1. Greenhouses provide a controlled environment that allows farmers to extend the growing season beyond the natural limitations of the climate. This means they can grow crops throughout the year, regardless of the external weather conditions.

2. Greenhouses offer protection from extreme weather events such as frost, hail, heavy rain, or strong winds. This protection reduces the risk of crop damage and allows for more consistent and reliable yields.

3. Greenhouses act as a barrier against pests, insects, and diseases, reducing the likelihood of crop damage and the need for chemical pesticides. The enclosed environment makes it easier to monitor and manage pests and diseases effectively.

4. The controlled environment inside greenhouses enables farmers to optimize growing conditions such as temperature, humidity, and light intensity. This leads to better crop quality, including improved flavor, color, texture, and overall appearance.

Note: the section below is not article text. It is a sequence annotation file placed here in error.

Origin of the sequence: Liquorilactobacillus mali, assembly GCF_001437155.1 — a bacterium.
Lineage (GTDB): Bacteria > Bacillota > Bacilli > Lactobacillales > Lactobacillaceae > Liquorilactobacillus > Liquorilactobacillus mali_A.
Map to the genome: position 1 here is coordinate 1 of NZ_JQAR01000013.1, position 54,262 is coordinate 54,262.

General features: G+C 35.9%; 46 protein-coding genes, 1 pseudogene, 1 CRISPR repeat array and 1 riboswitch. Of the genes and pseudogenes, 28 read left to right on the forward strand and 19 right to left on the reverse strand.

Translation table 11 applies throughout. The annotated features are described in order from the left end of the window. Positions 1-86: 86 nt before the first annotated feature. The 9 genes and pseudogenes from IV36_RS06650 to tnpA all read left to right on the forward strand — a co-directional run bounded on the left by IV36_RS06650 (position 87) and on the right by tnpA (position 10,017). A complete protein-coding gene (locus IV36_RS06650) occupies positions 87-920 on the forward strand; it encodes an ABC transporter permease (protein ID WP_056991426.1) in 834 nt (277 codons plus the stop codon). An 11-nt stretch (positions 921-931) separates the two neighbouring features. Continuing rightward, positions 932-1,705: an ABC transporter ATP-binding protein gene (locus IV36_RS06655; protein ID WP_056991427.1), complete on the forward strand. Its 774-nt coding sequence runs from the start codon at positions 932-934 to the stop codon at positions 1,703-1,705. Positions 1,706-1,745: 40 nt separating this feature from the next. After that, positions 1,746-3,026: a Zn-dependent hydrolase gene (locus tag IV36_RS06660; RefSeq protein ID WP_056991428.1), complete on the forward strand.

5. With precise control over environmental factors, farmers can create optimal growing conditions for crops. This often results in higher yields compared to open-field cultivation. Greenhouses provide an opportunity to maximize productivity and harvest more crops per unit of land.

6. Greenhouses facilitate efficient water management through techniques like drip irrigation and recycling systems. This reduces water wastage and makes more efficient use of this valuable resource.

7. Growing crops in a controlled environment minimizes weed growth, reducing the competition for nutrients, water, and light. This simplifies weed management and reduces the need for manual labor or herbicides.

8. Greenhouses offer flexibility in crop selection, allowing farmers to grow a wide range of fruits and vegetables that may not be suitable for the local climate. This opens up opportunities to diversify crops and meet the demands of specific markets.

Overall, growing fruits and vegetables in large greenhouses provides farmers with greater control, protection, and opportunities for higher productivity and profitability.